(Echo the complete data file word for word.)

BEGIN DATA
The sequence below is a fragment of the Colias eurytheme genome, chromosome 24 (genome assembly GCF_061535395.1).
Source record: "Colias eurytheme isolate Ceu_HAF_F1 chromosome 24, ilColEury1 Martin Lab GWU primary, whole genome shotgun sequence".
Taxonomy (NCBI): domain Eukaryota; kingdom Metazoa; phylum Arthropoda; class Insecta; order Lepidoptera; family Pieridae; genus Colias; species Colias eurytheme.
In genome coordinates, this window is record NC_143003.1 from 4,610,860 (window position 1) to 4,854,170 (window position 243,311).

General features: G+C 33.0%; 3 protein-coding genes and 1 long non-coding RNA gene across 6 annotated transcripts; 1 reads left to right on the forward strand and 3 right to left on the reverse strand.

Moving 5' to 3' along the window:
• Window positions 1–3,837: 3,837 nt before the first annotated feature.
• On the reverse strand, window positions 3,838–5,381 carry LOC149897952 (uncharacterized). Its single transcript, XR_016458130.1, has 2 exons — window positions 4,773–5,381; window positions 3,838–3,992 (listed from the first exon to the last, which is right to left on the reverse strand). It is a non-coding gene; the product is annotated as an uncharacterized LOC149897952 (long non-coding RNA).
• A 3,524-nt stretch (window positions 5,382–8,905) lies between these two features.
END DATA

The sequence below is a fragment of the Colias eurytheme genome, chromosome 24 (genome assembly GCF_061535395.1).
Source record: "Colias eurytheme isolate Ceu_HAF_F1 chromosome 24, ilColEury1 Martin Lab GWU primary, whole genome shotgun sequence".
Taxonomy (NCBI): domain Eukaryota; kingdom Metazoa; phylum Arthropoda; class Insecta; order Lepidoptera; family Pieridae; genus Colias; species Colias eurytheme.
In genome coordinates, this window is record NC_143003.1 from 4,610,860 (window position 1) to 4,854,170 (window position 243,311).

General features: G+C 33.0%; 3 protein-coding genes and 1 long non-coding RNA gene across 6 annotated transcripts; 1 reads left to right on the forward strand and 3 right to left on the reverse strand.

Moving 5' to 3' along the window:
• Window positions 1–3,837: 3,837 nt before the first annotated feature.
• On the reverse strand, window positions 3,838–5,381 carry LOC149897952 (uncharacterized). Its single transcript, XR_016458130.1, has 2 exons — window positions 4,773–5,381; window positions 3,838–3,992 (listed from the first exon to the last, which is right to left on the reverse strand). It is a non-coding gene; the product is annotated as an uncharacterized LOC149897952 (long non-coding RNA).
• A 3,524-nt stretch (window positions 5,382–8,905) lies between these two features.